You can use your reserve account to pay for “deferred maintenance,” which is maintenance performed with the aim of prolonging the life of an item. For example, rather than repaving the parking lot, you can just have the worst potholes patched up.

While deferred maintenance can be useful in some circumstances, it is not a true solution to the issues plaguing your condominium and may even decrease your property values.

Your other option is to share the cost among the unit owners as a Special Assessment. And while this may seem like an easy solution to you, your unit owners don’t see it that way.

It’s not uncommon for a building inspection to uncover millions of dollars worth of work that needs to be done on the property (especially if you live in Miami-Dade Count and have a 40-year re-certification coming up). With a Special Assessment, your unit owners must all share that burden…in addition to their existing mortgage payments.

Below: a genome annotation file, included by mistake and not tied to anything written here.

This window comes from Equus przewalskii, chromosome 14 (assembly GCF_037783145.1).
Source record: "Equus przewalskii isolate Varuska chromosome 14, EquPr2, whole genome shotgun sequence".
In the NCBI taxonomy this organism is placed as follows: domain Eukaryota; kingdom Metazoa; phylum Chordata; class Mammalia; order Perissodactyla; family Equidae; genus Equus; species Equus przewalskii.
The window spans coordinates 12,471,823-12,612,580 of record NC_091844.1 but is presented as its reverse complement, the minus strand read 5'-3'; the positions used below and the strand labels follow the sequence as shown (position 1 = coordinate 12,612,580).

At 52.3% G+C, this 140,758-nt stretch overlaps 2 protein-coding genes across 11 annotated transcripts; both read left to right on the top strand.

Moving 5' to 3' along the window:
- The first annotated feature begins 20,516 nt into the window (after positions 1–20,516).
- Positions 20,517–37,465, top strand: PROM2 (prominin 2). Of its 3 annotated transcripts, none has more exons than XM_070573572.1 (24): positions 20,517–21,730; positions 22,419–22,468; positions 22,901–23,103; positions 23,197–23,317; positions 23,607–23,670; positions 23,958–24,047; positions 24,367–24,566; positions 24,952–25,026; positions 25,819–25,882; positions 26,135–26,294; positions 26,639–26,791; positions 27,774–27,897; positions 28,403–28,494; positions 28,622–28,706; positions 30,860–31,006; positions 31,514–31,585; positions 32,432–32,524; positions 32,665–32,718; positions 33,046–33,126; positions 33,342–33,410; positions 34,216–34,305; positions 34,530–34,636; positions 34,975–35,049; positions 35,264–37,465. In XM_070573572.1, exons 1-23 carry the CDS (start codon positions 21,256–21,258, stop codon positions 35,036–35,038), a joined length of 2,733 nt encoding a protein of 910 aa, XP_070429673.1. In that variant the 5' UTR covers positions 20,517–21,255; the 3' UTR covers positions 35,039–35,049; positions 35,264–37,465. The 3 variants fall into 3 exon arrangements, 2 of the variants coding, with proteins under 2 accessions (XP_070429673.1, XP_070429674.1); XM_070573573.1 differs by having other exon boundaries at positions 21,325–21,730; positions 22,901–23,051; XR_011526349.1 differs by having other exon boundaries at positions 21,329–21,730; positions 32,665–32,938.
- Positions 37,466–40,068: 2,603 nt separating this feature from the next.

young man pulling pockets inside out

Your residents are already paying mortgage payments and association fees every month. If the Special Assessment fee is large enough (or if their financial situation is dire enough), they might not be able to pay it at all. You can send out as many invoices as you like, but if your owners don’t have the funds, you won’t receive them.

This is a good reason why you should always get information from existing residents before purchasing a condo. Ask if they have been hit with any Special Assessments and, if so, how much they were asked to pay. Some owners may be forced to sell their units if they can’t come up with the money to pay the Assessment.

 

Put Your Mind at Ease With a Reserve Account Analysis

Properly budgeting your reserve account requires extensive knowledge of construction.

It takes a highly trained individual to accurately estimate both “remaining useful life” and replacement cost of a condo’s architectural features. They might identify features that you didn’t think to account for.